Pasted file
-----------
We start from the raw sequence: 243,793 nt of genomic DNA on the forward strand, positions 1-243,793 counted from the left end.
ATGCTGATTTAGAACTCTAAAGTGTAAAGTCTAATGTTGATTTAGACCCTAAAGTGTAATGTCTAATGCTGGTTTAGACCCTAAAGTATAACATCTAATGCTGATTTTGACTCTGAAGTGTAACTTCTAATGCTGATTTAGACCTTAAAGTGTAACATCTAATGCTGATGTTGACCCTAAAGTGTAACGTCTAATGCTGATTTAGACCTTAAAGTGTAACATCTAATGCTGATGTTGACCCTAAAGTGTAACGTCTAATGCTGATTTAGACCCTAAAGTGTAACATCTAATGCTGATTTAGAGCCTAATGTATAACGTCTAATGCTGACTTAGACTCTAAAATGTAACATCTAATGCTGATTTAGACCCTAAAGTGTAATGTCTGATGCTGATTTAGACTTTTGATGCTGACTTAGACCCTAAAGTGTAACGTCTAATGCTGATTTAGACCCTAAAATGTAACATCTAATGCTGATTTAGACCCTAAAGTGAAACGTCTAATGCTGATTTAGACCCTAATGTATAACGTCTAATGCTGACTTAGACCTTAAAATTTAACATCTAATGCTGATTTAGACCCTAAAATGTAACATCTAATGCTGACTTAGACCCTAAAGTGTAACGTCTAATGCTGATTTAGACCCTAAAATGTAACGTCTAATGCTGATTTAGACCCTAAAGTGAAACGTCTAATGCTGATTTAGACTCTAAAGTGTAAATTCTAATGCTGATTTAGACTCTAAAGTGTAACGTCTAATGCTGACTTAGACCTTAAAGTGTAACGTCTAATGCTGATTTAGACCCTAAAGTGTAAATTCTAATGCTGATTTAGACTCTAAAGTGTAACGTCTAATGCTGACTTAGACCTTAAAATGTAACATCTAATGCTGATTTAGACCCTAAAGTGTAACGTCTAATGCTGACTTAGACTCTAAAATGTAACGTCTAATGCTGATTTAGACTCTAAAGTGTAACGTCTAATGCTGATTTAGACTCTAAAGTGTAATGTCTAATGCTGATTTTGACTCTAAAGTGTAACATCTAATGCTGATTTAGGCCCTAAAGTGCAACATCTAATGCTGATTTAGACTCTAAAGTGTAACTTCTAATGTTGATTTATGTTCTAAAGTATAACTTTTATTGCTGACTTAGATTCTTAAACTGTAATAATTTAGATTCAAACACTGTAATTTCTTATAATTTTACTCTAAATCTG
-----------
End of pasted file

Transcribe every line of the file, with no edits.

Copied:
We start from the raw sequence: 243,793 nt of genomic DNA on the forward strand, positions 1-243,793 counted from the left end.
ATGCTGATTTAGAACTCTAAAGTGTAAAGTCTAATGTTGATTTAGACCCTAAAGTGTAATGTCTAATGCTGGTTTAGACCCTAAAGTATAACATCTAATGCTGATTTTGACTCTGAAGTGTAACTTCTAATGCTGATTTAGACCTTAAAGTGTAACATCTAATGCTGATGTTGACCCTAAAGTGTAACGTCTAATGCTGATTTAGACCTTAAAGTGTAACATCTAATGCTGATGTTGACCCTAAAGTGTAACGTCTAATGCTGATTTAGACCCTAAAGTGTAACATCTAATGCTGATTTAGAGCCTAATGTATAACGTCTAATGCTGACTTAGACTCTAAAATGTAACATCTAATGCTGATTTAGACCCTAAAGTGTAATGTCTGATGCTGATTTAGACTTTTGATGCTGACTTAGACCCTAAAGTGTAACGTCTAATGCTGATTTAGACCCTAAAATGTAACATCTAATGCTGATTTAGACCCTAAAGTGAAACGTCTAATGCTGATTTAGACCCTAATGTATAACGTCTAATGCTGACTTAGACCTTAAAATTTAACATCTAATGCTGATTTAGACCCTAAAATGTAACATCTAATGCTGACTTAGACCCTAAAGTGTAACGTCTAATGCTGATTTAGACCCTAAAATGTAACGTCTAATGCTGATTTAGACCCTAAAGTGAAACGTCTAATGCTGATTTAGACTCTAAAGTGTAAATTCTAATGCTGATTTAGACTCTAAAGTGTAACGTCTAATGCTGACTTAGACCTTAAAGTGTAACGTCTAATGCTGATTTAGACCCTAAAGTGTAAATTCTAATGCTGATTTAGACTCTAAAGTGTAACGTCTAATGCTGACTTAGACCTTAAAATGTAACATCTAATGCTGATTTAGACCCTAAAGTGTAACGTCTAATGCTGACTTAGACTCTAAAATGTAACGTCTAATGCTGATTTAGACTCTAAAGTGTAACGTCTAATGCTGATTTAGACTCTAAAGTGTAATGTCTAATGCTGATTTTGACTCTAAAGTGTAACATCTAATGCTGATTTAGGCCCTAAAGTGCAACATCTAATGCTGATTTAGACTCTAAAGTGTAACTTCTAATGTTGATTTATGTTCTAAAGTATAACTTTTATTGCTGACTTAGATTCTTAAACTGTAATAATTTAGATTCAAACACTGTAATTTCTTATAATTTTACTCTAAATCTG